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Don’t Get Sunk by Anchoring Bias

Learn when anchoring bias drives decision‑making, the steps to take to avoid this pitfall, and how to use it to achieve better sales and negotiation outcomes.

It has been estimated that an average adult makes more than 35,000 decisions per day. And many of these decisions are not made objectively. To continuously interpret the sheer number of inputs we receive throughout the day, we often use simplified information processing strategies called heuristics, which can in turn generate systematic errors known as cognitive biases.

A cognitive bias, or judgmental bias, occurs when our subjective perceptions distort our rationality, making it much more difficult to find a sensible solution. Unfortunately, judgmental bias can have significant consequences if it ends up dictating our actions.

Anchoring bias is one such example. And, like other cognitive biases, anchoring bias can skew our decision-making process. For example, doctors often encounter anchoring bias when making medical diagnoses. Even experienced doctors will sometimes rely too heavily on the first piece of information they receive about a patient and fail to see the whole picture, which can lead to an incorrect diagnosis.

As biases are unconscious and usually automatic, it’s tough to avoid anchoring bias unless you know what to look out for. However, once you know how to cope with and overcome anchoring bias, you will be in a position to use this common cognitive bias to your advantage.

What is anchoring bias?

Anchoring bias, or anchor bias, describes how we tend to rely too heavily on the first piece of information we get. When we are making a decision, our first reference point often acts as an “anchor.” Because we value this piece of pre-existing information over subsequent ones, our final decision is sometimes not as rational (and perhaps, beneficial) as it could be.

How heuristics can be helpful

Anchoring bias usually occurs when we try to figure something out through heuristic methods. A heuristic approach to problem-solving uses shortcuts to make decisions when an optimized procedure is impractical or impossible.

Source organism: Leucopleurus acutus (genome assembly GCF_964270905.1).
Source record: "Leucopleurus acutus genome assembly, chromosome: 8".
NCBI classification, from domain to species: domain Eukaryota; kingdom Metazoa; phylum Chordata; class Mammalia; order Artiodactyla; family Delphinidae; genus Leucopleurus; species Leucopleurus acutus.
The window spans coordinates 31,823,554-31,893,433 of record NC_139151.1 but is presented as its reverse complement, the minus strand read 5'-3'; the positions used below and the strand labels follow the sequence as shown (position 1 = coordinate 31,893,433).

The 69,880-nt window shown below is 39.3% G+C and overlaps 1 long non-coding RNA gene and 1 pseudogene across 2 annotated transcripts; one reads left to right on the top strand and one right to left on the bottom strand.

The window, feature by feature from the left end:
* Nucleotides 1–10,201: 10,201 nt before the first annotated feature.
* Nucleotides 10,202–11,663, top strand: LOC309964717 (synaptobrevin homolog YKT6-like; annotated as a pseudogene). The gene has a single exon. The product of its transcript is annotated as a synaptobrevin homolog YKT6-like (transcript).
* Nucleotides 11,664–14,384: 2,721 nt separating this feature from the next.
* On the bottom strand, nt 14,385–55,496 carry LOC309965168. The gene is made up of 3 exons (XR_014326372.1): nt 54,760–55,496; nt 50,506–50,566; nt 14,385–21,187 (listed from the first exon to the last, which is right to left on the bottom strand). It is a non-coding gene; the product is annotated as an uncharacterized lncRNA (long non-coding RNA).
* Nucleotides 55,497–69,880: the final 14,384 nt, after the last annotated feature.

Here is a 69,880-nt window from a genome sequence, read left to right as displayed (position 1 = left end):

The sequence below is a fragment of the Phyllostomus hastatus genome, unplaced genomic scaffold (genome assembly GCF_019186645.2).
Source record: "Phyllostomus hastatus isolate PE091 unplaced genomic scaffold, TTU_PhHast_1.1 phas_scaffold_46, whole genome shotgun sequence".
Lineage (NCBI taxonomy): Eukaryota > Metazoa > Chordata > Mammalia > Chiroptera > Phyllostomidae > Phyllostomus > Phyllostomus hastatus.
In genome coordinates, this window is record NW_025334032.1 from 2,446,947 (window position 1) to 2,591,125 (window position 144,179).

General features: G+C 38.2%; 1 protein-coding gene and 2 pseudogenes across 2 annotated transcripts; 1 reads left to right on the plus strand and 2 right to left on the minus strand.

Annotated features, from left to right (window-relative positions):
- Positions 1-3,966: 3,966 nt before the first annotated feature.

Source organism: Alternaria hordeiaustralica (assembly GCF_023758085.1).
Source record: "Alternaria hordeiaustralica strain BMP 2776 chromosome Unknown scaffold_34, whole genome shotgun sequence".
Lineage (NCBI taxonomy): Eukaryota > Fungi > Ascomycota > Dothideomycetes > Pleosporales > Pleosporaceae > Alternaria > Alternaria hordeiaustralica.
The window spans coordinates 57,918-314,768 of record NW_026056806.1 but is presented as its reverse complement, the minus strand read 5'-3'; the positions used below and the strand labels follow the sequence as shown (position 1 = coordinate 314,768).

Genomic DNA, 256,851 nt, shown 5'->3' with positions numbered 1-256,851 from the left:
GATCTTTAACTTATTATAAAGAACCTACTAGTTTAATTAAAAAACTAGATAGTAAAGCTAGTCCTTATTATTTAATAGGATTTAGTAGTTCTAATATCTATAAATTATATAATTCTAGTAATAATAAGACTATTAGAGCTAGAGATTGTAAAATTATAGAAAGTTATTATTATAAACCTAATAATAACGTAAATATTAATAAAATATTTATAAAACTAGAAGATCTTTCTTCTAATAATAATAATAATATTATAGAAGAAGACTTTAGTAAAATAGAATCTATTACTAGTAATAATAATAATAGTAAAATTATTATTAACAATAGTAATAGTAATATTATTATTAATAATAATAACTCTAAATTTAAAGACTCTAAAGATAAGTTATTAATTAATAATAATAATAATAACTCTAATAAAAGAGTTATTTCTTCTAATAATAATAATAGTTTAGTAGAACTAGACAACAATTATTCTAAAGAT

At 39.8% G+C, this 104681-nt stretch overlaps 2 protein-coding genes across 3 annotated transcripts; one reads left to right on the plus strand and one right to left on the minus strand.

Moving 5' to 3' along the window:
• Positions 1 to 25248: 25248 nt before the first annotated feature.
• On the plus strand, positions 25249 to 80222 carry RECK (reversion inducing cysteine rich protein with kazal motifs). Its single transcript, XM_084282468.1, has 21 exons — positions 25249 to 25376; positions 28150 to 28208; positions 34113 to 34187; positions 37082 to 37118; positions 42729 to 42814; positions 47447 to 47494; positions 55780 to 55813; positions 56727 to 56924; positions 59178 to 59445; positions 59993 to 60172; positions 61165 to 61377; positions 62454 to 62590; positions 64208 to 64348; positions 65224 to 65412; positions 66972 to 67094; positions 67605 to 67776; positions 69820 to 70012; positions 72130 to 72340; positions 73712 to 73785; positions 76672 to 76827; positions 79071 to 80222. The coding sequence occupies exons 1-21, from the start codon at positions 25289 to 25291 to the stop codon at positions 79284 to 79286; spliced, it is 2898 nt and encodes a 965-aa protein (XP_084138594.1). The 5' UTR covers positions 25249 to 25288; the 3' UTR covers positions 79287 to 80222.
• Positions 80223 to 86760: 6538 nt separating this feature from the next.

As previously mentioned, heuristic methods can be affected by biases. But it’s not all doom and gloom. Heuristics can be incredibly helpful in any decision-making process. For choices where you don’t know all the risks involved, heuristics have been proven to be more accurate and require less effort than formal models.

In addition, heuristics aren’t a last resort. When you have comprehensive knowledge of every action and the probabilities of their outcomes, heuristics are less helpful. But in real life, it’s rare to be able to make decisions with this level of predictability, especially in business.

The history of anchoring bias

Anchor bias is a relatively new concept in applied social psychology and behavioral economics. Although anchoring effects were first described in psychological research in the 1950s, the term anchoring bias first appeared only in the 1970s.

Sherif, Taub, and Hovland’s psychophysics study

Anchoring was first described by Muzafer Sherif, Daniel Taub, and Carl Hovland in their 1958 experimental psychology article titled “Assimilation and contrast effects of anchoring stimuli on judgments.” Their research focus was on psychophysics, which is the study of the relationship between the physical stimuli in the world around us and the psychological process of perception.

These researchers found that when judging the weight of various objects, the weight of the first object significantly affected participants’ judgment of other objects. They described this first object’s weight as an anchor.

Tversky and Kahneman’s paper on the anchoring and adjustment heuristic

It wasn’t until 1974 that the term anchoring bias was coined by friends Tversky and Kahneman in their article “Judgment under Uncertainty: Heuristics and Biases,” which was published in the prestigious international journal Science Magazine. This was the first time that specific heuristic models were named and theorized, including the anchoring heuristic.